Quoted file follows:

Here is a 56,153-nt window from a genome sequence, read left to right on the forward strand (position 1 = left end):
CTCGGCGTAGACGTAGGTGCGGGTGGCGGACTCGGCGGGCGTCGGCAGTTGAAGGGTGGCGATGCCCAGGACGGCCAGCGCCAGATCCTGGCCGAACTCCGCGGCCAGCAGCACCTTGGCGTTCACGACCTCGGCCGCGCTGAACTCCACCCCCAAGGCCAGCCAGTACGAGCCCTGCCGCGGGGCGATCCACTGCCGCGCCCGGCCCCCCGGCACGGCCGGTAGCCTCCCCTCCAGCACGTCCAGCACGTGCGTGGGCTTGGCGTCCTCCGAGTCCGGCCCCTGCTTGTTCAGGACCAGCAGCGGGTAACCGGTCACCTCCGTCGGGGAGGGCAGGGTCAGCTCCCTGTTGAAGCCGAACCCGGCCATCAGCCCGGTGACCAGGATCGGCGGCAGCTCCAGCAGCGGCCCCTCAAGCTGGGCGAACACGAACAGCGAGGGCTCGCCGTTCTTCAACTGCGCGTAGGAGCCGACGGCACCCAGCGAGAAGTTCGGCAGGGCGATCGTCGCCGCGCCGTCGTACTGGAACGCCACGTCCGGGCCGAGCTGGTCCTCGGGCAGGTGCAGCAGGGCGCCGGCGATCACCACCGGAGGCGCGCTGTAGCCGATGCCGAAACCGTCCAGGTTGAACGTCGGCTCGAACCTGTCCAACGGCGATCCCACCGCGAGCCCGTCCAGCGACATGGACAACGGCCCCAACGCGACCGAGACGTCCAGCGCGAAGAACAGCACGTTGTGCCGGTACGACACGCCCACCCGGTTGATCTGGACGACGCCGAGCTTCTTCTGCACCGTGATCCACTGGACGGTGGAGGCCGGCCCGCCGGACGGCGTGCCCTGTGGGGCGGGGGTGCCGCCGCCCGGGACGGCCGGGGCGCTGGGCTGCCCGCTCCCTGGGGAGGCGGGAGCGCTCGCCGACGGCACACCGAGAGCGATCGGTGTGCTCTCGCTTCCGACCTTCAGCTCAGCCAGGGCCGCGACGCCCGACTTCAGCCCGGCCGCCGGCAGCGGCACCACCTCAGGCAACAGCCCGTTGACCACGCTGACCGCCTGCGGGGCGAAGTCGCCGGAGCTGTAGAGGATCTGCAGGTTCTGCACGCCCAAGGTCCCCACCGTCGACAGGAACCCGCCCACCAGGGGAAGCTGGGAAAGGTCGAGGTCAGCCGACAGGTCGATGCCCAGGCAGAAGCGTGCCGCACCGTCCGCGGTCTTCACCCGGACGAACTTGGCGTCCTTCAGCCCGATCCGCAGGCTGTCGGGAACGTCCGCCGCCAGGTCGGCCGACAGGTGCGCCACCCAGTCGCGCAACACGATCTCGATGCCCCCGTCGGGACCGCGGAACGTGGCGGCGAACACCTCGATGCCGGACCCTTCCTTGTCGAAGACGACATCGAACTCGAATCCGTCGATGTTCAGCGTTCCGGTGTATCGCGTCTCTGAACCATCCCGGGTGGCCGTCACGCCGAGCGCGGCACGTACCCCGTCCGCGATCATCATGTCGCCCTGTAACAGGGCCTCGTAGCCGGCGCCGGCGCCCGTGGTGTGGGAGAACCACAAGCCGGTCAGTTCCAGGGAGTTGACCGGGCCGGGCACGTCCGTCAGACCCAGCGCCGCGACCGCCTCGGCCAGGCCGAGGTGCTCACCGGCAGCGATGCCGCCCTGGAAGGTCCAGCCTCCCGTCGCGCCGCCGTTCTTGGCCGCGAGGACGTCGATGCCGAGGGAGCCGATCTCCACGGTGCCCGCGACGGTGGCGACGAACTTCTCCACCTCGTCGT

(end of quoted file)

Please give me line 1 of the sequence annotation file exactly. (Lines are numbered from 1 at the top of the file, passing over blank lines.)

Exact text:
Here is a 56,153-nt window from a genome sequence, read left to right on the forward strand (position 1 = left end):